FOR HE'S A JOLLY GOOD FELLOW: In Pittsburgh, David Templeton in a front-page piece reports fans are buying Jolly Roger flags "by the thousands, with Pirates retail sales now equaling those of the Steelers, even with the NFL season underway." Pittsburgh-area retail store Yinzers Owner Jim Coen said that he has "sold out of the flag several times, with 500 flags flying out the door weekly." Coen: "It's getting to the point where it's like the Terrible Towel." A major flag supplier indicated that 5,000 Jolly Roger flags "were sold last week and 'all went to Pittsburgh.'" Coen: "This time of year traditionally we're trying to give Pirates stuff away. Now I'm trying to get as much as I can get, Jolly Roger-wise." Local retailer Pittsburgh Fan manager Michael Romano said that the store is "selling 100 flags daily, making it its No. 1 selling item." Pirates Senior Dir of Communications Brian Warecki said that the Pirates "own the phrase as a trademark." However, the team "holds no rights to the historical skull and crossbones image" (PITTSBURGH POST-GAZETTE, 9/20).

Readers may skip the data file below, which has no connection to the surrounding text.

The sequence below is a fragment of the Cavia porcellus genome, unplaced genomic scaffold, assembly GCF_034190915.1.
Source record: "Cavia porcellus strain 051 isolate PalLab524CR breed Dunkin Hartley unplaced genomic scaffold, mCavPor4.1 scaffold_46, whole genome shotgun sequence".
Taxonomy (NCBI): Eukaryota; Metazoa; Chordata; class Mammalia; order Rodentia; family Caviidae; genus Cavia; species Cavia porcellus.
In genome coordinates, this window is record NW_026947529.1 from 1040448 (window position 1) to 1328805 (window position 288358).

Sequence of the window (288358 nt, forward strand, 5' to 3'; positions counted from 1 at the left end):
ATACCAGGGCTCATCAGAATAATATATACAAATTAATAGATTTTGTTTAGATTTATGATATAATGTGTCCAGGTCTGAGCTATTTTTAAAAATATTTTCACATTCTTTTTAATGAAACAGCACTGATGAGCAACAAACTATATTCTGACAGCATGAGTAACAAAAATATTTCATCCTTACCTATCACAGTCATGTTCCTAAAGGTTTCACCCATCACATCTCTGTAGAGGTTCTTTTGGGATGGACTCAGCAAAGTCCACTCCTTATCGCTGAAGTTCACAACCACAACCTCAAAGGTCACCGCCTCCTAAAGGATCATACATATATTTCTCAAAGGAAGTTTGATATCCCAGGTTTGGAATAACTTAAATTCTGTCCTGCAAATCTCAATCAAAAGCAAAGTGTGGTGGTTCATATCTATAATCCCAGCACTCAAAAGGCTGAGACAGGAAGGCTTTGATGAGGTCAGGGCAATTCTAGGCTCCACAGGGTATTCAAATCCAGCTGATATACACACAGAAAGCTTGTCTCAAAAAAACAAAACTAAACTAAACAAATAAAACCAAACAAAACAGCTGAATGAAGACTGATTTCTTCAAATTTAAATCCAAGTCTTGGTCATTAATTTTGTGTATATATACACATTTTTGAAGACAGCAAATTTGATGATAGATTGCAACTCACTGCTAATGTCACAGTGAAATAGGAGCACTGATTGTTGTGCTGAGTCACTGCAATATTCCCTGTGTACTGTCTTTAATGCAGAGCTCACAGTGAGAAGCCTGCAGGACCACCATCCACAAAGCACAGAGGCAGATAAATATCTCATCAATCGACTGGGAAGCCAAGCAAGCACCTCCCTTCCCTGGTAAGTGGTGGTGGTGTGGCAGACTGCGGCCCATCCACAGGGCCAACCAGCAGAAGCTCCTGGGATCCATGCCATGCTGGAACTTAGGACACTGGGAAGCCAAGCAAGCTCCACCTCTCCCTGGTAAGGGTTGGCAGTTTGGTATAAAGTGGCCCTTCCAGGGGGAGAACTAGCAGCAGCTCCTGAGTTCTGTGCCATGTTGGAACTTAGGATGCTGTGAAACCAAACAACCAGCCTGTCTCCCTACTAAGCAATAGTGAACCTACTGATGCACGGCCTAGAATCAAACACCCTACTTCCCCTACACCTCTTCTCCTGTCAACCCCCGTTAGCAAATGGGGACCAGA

ESPN's Keith Olbermann Thursday criticized recent comments by A's Owner Lew Wolff concerning the low turnout to games at O.co Coliseum during the final weeks of the season, saying, "Everybody in sports knows to never attack the hometown fans no matter what." Olbermann: "Do you think the people who are not going to the A's games are reading that quote in USA Today? No, they're already busy ignoring the A's. That quote is being read by his loyal fans and they think he's blaming them for ... not reproducing quickly enough?" Olbermann said if someone is running a business and "your response to low customer turnout is to wonder what's wrong with the customers, you may be in the wrong business or the wrong guy may be running your business." Wolff's quotes imply that he "thinks attendance operates in a vacuum, that there are no other factors other on the field success, that geography is irrelevant or weather or transportation, or the fact he's been trying to move the team to San Jose. ... Or sewage." MLB Network's Richard Justice said, "You don't rip the home fans and … until last year, the team had been bad. As we've seen in Cleveland, we've seen in Baltimore, if you are irrelevant for a long time, sometimes the fans just don't come back automatically." Justice: "My advice to Lew Wolff would be just say, 'We love you. Please come out. We've got a good team to watch.'" Olbermann said it is "particularly a shame now that those comments or sewage issues or the attendance numbers or anything else would overwhelm in terms of publicity what they're doing on the field, because no one thought they were going to win that division last year" ("Olbermann," ESPN2, 9/19).